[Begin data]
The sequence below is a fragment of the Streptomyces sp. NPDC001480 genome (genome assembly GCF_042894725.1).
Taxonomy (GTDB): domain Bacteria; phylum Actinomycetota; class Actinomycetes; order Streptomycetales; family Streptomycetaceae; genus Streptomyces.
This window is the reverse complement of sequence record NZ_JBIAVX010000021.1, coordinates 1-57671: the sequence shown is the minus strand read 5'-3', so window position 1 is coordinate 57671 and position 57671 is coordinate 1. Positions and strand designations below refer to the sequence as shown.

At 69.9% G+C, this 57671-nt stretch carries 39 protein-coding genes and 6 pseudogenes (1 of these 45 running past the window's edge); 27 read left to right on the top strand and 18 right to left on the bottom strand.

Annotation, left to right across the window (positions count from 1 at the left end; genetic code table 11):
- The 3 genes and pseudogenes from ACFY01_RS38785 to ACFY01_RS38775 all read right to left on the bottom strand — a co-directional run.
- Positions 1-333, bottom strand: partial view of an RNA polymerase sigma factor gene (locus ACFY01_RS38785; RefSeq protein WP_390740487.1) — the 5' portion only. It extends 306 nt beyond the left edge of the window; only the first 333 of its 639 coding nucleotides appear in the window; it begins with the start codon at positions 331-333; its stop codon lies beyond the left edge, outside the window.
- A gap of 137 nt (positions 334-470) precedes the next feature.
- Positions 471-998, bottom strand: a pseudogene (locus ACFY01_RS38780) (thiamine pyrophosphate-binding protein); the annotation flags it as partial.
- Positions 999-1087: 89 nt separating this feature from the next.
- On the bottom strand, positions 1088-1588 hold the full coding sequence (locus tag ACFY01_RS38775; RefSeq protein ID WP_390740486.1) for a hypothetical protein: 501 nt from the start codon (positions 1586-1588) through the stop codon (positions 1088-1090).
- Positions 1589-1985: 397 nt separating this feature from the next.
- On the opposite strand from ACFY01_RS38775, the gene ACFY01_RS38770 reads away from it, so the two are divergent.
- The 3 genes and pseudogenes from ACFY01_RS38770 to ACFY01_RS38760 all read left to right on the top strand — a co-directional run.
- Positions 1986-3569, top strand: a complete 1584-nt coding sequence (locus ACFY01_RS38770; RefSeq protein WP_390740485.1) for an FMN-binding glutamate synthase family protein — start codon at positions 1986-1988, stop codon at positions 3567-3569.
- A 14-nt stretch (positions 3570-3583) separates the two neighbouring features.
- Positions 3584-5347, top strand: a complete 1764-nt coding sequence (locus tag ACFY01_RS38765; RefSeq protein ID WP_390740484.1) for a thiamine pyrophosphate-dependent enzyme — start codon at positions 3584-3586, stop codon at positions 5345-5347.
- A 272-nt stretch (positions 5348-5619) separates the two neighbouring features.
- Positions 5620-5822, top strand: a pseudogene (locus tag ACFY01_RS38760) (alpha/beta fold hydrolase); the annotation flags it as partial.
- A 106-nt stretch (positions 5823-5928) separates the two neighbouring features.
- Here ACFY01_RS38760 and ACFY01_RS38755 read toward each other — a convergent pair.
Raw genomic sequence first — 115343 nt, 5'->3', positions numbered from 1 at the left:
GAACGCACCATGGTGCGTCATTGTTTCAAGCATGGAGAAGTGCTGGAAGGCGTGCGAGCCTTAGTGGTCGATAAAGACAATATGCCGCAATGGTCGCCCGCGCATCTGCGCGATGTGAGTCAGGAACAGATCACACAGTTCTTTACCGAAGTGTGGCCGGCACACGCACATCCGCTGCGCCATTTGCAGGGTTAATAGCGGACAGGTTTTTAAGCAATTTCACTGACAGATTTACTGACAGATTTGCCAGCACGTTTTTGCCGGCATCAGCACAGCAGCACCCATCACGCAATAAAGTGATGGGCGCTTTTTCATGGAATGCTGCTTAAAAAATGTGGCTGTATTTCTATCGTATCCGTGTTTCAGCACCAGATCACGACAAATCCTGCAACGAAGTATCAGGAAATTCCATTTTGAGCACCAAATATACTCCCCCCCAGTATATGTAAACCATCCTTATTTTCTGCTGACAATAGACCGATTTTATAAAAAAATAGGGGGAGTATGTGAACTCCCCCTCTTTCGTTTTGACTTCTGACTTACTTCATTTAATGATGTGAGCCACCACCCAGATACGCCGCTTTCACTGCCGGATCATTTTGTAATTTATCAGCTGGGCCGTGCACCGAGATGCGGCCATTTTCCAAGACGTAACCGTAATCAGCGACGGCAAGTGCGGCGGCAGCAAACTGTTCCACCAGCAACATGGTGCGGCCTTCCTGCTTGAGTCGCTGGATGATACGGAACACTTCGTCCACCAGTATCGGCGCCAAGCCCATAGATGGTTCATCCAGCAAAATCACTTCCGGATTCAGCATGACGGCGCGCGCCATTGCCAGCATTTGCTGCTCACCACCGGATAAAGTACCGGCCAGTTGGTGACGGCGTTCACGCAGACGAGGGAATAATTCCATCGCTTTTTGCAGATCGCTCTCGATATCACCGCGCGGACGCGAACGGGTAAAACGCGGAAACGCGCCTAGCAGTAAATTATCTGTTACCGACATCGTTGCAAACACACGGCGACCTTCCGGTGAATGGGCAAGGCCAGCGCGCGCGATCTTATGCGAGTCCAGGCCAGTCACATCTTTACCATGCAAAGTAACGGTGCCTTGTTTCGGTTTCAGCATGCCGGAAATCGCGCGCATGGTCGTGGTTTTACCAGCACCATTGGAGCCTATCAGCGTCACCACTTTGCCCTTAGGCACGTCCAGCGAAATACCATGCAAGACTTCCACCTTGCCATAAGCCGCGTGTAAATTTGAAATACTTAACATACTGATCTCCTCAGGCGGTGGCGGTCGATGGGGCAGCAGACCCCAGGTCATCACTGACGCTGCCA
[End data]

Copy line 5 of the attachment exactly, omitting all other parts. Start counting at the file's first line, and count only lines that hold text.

Annotation, left to right across the window (positions count from 1 at the left end; genetic code table 11):